Actually, if you like reading quotes, here it is (why not, emphasis mine)…
“In this fallen world the ‘friendship’ that should be possible between all human beings, is virtually impossible between man and woman. The devil is endlessly ingenious, and sex is his favourite subject. He is as good every bit at catching you through generous romantic or tender motives, as through baser or more animal ones. This ‘friendship’ has often been tried: one side or the other nearly always fails. Later in life when sex cools down, it may be possible. It may happen between saints. To ordinary folk it can only rarely occur: two minds that have really a primarily mental and spiritual affinity may by accident reside in a male and a female body, and yet may desire and achieve a ‘friendship’ quite independent of sex. But no one can count on it. The other partner will let him (or her) down, almost certainly, by ‘falling in love’. But a young man does not really (as a rule) want ‘friendship’, even if he says he does. There are plenty of young men (as a rule). He wants love: innocent, and yet irresponsible perhaps….”
And I’m over here like, “Tolkien, you rascal, saintliness is, one of the very goals of everything/ Baptism/ following Christ/ life eternal.”
Just so you know, when before saints were saints (i.e. in heaven), they walked around on earth. They made decisions and ate food and, apparently, choose to be friends with people outside of their gender-pool. *gasp*
But, it is a fine line to walk, no doubt. I might be thinking, “Hey, you know what sounds like fun? Eating Thai food and talking about art with a friend of mine.”
But the guy on the other end of the table could be thinking, “Hey, you know what sounds like fun? Taking this to the next level. She OBVIOUSLY loves me–why else would we be eating Thai and talking about art?”
Therein lies the confusion, methinks.
The path to holiness is sometimes a foggy one. :-/ It’s hard to navigate. And people can get confused and hurt.
But, I don’t know that the answer is: so let’s avoid this at all costs.
Maintaining opposite-gender friendship could be tough and confusing at times.
So is literally anything worth doing.
College is tough and confusing at times. But, it makes you a better person (sometimes).
Cooking is tough and confusing at times. But, eating keeps you alive.
Having any relationship with any person is tough and confusing at times. But, you grow through your experiences.
I should probably have just used a Juli-yeah quote to start us off, because Juli-yeah and I were talking about opposite-gender friendship a few weeks ago. She was like (paraphrased), “Sure, you might get to a point where you need to address ‘is there something more here or not,’ but, then you just work through it and keep going.”
Obviously, I can’t speak to every situation ever. What if one of the friends is married, for instance? Then what? What about one million specific, funky situations? How much should you even be sharing about your hopes/ dreams/ dietary restrictions with an opposite-gender friend? Sure, relationships are made up of individual, unique people. I can’t speak to every situation, here.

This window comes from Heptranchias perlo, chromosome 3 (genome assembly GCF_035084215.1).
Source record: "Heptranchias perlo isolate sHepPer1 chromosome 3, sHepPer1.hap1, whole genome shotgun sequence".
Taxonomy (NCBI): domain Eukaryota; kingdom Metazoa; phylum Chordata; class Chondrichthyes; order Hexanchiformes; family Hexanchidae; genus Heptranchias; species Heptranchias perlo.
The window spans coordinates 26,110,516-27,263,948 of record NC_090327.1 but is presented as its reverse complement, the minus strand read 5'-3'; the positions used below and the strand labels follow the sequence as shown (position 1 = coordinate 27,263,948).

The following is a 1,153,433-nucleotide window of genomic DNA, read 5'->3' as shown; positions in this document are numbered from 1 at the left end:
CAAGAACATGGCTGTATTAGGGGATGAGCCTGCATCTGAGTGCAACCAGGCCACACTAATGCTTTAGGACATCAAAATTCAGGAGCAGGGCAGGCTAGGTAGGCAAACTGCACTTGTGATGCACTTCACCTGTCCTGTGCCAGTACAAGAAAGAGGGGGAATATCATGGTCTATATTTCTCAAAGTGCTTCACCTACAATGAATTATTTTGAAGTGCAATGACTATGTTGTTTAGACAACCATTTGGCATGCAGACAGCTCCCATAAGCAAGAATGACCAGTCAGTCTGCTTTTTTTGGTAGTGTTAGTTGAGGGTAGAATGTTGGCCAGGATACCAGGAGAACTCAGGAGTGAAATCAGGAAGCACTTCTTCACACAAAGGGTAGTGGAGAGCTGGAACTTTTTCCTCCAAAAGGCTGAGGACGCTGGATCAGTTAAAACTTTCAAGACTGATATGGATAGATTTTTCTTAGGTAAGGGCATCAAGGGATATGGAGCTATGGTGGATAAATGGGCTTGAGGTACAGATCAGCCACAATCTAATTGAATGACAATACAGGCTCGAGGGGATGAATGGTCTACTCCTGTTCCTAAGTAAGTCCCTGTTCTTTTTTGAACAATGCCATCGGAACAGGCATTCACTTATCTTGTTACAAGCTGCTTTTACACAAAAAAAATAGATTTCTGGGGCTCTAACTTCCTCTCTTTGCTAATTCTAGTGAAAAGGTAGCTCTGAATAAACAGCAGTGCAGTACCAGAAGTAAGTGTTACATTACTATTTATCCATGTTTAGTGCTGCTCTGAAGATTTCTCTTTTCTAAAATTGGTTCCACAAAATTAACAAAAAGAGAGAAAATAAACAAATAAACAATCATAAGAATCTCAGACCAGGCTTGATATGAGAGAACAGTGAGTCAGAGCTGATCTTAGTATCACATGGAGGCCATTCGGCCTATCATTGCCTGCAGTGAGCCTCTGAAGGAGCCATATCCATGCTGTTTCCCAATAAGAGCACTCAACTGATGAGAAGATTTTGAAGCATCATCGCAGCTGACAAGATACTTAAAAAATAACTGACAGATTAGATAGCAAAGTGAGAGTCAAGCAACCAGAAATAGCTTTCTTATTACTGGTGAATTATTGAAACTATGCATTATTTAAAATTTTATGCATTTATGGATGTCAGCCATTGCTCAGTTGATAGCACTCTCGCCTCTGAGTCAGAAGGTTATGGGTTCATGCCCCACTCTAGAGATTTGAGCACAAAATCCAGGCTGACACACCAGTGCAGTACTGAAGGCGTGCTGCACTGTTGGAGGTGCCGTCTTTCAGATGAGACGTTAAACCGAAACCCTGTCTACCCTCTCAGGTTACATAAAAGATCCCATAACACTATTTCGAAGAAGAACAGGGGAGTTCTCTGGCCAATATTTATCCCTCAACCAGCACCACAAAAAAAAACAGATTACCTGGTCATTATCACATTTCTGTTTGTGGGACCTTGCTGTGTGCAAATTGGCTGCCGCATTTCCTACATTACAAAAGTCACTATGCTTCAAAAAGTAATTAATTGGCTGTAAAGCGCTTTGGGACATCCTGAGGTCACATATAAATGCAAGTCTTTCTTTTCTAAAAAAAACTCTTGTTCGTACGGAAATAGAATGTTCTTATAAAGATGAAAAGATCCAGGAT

But, I can look to the saints.
Maybe male-female friendship is impossible, but we just so happen to serve a God of impossibility. Which is why I would answer with a “Probably not, but also definitely, yes.”
And so I say: Well, world, you might not believe it…but I do. I think that St. John Paul II and his friend were friends.
And, what’s more: maybe they were even excellent friends who spurred each other on in study, intellect, recreation, new thoughts…and even, even holiness.
I don’t doubt you, JPII. I don’t doubt you, Francis and Clare. I don’t doubt you, St. John of the Cross and St. Teresa of Avila, St. Therese and Maurice, etc. etc. etc. I think you achieved holy friendship.
And I applaud you.
2 thoughts on “Can men (like a Pope/ Saint) be friends with women (philosophers)??11?”
Oh, Danielle. This touched my heart.
My best friend was a man. Paul (I think you know about him). He is a saint. That’s probably why we were able to be best friends. When I spoke at his funeral, his wife told people I was his best friend, it made my raise my head so high, because it’s something that I take humble pride in.
But I think it’s very rare. And very hard. And does take sanctity, and even boundaries (even if not spoken out loud). I think you explained and explored it quite well. Because I also have other male friends, and very close ones, and our friendships have been very tricky- because we weren’t able to balance well the sanctity we could offer each other with the ‘other stuff’. I can’t tell you how many times I begged St. Francis/Clare to help us, or Saints John/Theresa to move through our friendships to align them rightly.
Good stuff. Really good stuff. Bookmarked stuff, for me to reflect back on.
I definitely remember Paul. See, here’s the thing: I think that, because of that friendship, you are each better people. I think that you were able to support/ encourage/ challenge/ struggle/ fight with (constructively) him, and he with you, in a way that no one else could or did. Each of you helped the other aim for heaven in mighty ways. What if you just said, “Eh, well, this could end badly,” and never started that friendship? In many ways, your life would be poorer. Your spirituality would be poorer. The way you understand love and Jesus and family would be poorer.
Alternatively, one of my closest friends in also a guy: Fr. R. You’ve read about him here times one million because he is one of my dearest friends and advocates. He texts me like, “I’m praying for you today, Danielle,” every once in a while…and I know that he is.
While reading the words between St. JPII and his philosopher-friend I really just thought to myself, “Geez. The media would have a HEART ATTACK if they heard the kinds of things we talk about.”
I mean, I don’t find them scandalous, but to sources looking for scandal, “I miss you” and “Thank you for your friendship–it means so much to me” and even “Gosh, I love you,” which are the kinds of phrases we do swap, apparently, become tainted and full of double-meaning.
I’m going to throw Titus 1:15 out there, I guess.